Overnight Hiking in Missouri

by Zach Lazzari
The Mark Twain National Forest is ideal for overnight hiking trips.

The Mark Twain National Forest is ideal for overnight hiking trips.

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Missouri offers several opportunities for overnight hiking. The southern Appalachian mountains contain a majority of the long trail systems, but other overnight trails are also present in the state's central and southern regions. The northern region offers hiking trails, but public lands are limited to state parks, and continuous trail systems are not available. Overnight hiking in the north requires permission from landowners.

Ozark Trail

The Ozark Trail is the primary backpacking attraction in Missouri. The trail is divided into sections ranging from 20 to 30 miles. Sections are described separately by each district in the state, but the actual hiking potential is over 200 continuous miles. The trail navigates the Mark Twain National Forest in central and southern Missouri, with portions of the trail also crossing through state lands. The 45-mile Courtois Creek section crosses through state lands and private land easements.

Devil's Backbone

Devil's Backbone is a southwest Missouri wilderness area within the Mark Twain National Forest. The 13-mile Devil's Backbone trail is ideal for an out-and-back overnight trip, with options for off-trail hiking and connections to the Ozark Trail for a multiple-day trip. The North Fork River winds through the wilderness for overnight fishing trips, and several springs are available for cold drinking water. The trail is shared by hikers and horses.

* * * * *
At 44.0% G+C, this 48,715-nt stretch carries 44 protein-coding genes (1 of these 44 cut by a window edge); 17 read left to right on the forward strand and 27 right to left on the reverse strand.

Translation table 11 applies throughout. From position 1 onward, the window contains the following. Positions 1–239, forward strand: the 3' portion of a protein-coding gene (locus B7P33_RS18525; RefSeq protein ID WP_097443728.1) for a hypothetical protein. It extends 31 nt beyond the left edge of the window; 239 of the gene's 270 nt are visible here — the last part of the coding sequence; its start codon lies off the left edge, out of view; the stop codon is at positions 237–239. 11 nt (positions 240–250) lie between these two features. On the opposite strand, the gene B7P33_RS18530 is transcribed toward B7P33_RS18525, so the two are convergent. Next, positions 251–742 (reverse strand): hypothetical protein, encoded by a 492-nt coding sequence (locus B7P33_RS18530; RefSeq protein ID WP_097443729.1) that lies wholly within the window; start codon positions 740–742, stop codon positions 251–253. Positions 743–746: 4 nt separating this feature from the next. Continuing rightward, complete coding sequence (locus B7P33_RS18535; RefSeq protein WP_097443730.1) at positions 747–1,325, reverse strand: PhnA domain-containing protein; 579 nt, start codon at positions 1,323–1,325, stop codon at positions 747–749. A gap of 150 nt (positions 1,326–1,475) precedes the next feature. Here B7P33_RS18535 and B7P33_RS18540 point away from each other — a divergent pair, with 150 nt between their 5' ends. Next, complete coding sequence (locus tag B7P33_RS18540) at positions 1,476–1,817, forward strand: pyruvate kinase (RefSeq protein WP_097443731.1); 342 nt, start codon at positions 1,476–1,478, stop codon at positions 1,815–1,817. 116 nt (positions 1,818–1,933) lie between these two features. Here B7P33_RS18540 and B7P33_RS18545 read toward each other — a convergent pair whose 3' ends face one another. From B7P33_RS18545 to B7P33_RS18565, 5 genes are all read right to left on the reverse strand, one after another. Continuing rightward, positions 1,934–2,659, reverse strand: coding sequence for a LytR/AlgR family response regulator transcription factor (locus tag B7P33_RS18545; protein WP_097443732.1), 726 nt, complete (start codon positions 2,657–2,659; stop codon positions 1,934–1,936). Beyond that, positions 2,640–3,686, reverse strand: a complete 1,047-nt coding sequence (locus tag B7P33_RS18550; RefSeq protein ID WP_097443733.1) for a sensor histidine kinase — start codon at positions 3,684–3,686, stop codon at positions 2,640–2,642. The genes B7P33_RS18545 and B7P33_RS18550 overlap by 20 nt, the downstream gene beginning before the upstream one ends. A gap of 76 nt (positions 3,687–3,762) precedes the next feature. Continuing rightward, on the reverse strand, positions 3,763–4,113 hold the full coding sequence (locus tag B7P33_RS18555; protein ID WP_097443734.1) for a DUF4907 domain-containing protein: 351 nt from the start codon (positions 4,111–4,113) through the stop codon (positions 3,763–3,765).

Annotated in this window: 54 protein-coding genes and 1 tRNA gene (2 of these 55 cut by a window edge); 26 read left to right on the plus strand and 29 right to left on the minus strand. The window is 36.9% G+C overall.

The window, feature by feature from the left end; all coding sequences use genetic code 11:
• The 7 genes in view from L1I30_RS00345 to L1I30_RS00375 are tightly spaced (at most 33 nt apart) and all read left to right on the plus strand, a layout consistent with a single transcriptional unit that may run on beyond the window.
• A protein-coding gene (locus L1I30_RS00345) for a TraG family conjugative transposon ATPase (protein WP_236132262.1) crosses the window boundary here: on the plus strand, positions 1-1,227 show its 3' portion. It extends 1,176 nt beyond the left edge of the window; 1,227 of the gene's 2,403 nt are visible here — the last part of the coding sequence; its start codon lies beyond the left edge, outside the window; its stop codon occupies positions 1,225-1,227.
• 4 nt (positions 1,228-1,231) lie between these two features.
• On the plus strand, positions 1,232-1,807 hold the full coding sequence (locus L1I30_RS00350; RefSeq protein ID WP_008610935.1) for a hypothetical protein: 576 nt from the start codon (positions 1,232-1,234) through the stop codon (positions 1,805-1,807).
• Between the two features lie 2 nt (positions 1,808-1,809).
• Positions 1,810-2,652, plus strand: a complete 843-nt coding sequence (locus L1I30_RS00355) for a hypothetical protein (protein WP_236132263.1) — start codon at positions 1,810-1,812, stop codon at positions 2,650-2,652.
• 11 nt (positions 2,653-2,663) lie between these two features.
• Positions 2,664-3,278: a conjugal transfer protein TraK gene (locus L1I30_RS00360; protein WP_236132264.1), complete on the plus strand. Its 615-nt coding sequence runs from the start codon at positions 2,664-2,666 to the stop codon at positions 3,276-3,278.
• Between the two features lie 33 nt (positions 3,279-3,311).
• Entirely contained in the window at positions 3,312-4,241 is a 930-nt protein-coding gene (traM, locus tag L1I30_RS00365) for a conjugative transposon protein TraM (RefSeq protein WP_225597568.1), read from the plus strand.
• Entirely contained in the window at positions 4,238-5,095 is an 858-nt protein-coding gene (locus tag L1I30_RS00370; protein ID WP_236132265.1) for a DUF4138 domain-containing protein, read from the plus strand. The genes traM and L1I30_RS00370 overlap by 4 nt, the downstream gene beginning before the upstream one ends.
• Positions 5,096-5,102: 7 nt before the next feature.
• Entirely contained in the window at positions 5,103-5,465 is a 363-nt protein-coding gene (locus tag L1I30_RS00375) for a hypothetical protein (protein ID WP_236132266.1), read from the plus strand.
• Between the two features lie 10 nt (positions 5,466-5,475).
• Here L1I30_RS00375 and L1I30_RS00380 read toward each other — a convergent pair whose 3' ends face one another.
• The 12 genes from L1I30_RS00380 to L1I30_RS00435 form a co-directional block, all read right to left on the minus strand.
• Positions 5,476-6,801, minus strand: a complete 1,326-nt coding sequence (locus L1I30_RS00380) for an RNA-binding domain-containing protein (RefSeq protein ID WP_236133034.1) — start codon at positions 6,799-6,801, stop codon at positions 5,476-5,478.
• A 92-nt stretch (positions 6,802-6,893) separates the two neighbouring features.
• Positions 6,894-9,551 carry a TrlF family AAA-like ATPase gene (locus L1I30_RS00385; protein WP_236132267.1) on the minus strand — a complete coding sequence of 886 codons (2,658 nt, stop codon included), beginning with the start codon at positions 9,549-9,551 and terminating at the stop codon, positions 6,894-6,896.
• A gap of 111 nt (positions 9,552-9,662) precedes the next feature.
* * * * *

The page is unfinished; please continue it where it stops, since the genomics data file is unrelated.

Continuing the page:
Piney Creek Wilderness

Piney Creek Wilderness is in the Cassville region of southern Missouri. The area is similar to the Devil's Backbone, with 13 miles of trail that make it ideal for overnight hiking. The first four miles of trail follow Piney Creek, but water is limited after the creek, and you must pack enough to last the trip. The trail is shared by hikers and horses, and portions of the trail are old logging roads.

Bell Mountain Wilderness

Bell Mountain Wilderness of southeast Missouri is home to a small segment of the Ozark Trail, but the real attraction is the 12 miles of wilderness trails and the opportunity to hike off-trail routes. The wilderness is ideal for an overnight loop hike at a relaxed pace, but more intense exploration of the Shut-In Creek canyon is also possible. The trail systems in the wilderness receive minimal maintenance; a map or GPS is suggested for navigation.

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